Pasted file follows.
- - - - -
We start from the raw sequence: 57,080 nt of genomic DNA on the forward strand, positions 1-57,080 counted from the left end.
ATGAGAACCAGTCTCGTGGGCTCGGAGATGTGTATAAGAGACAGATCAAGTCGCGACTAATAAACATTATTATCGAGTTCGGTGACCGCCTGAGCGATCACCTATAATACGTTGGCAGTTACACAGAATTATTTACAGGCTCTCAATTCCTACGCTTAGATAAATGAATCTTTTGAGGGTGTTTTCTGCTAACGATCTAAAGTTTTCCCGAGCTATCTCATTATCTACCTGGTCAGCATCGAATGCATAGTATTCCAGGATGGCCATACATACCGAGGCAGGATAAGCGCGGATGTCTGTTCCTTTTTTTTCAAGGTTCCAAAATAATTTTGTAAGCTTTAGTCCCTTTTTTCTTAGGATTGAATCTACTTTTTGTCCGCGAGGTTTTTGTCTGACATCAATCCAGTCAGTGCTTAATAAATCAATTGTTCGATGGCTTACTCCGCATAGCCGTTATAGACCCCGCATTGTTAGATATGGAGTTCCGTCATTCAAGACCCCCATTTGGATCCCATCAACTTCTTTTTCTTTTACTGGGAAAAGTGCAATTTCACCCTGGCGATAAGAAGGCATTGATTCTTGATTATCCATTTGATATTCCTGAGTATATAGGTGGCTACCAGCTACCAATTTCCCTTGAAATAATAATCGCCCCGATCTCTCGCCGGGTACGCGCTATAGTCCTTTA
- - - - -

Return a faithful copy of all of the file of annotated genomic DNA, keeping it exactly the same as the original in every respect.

We start from the raw sequence: 57,080 nt of genomic DNA on the forward strand, positions 1-57,080 counted from the left end.
ATGAGAACCAGTCTCGTGGGCTCGGAGATGTGTATAAGAGACAGATCAAGTCGCGACTAATAAACATTATTATCGAGTTCGGTGACCGCCTGAGCGATCACCTATAATACGTTGGCAGTTACACAGAATTATTTACAGGCTCTCAATTCCTACGCTTAGATAAATGAATCTTTTGAGGGTGTTTTCTGCTAACGATCTAAAGTTTTCCCGAGCTATCTCATTATCTACCTGGTCAGCATCGAATGCATAGTATTCCAGGATGGCCATACATACCGAGGCAGGATAAGCGCGGATGTCTGTTCCTTTTTTTTCAAGGTTCCAAAATAATTTTGTAAGCTTTAGTCCCTTTTTTCTTAGGATTGAATCTACTTTTTGTCCGCGAGGTTTTTGTCTGACATCAATCCAGTCAGTGCTTAATAAATCAATTGTTCGATGGCTTACTCCGCATAGCCGTTATAGACCCCGCATTGTTAGATATGGAGTTCCGTCATTCAAGACCCCCATTTGGATCCCATCAACTTCTTTTTCTTTTACTGGGAAAAGTGCAATTTCACCCTGGCGATAAGAAGGCATTGATTCTTGATTATCCATTTGATATTCCTGAGTATATAGGTGGCTACCAGCTACCAATTTCCCTTGAAATAATAATCGCCCCGATCTCTCGCCGGGTACGCGCTATAGTCCTTTA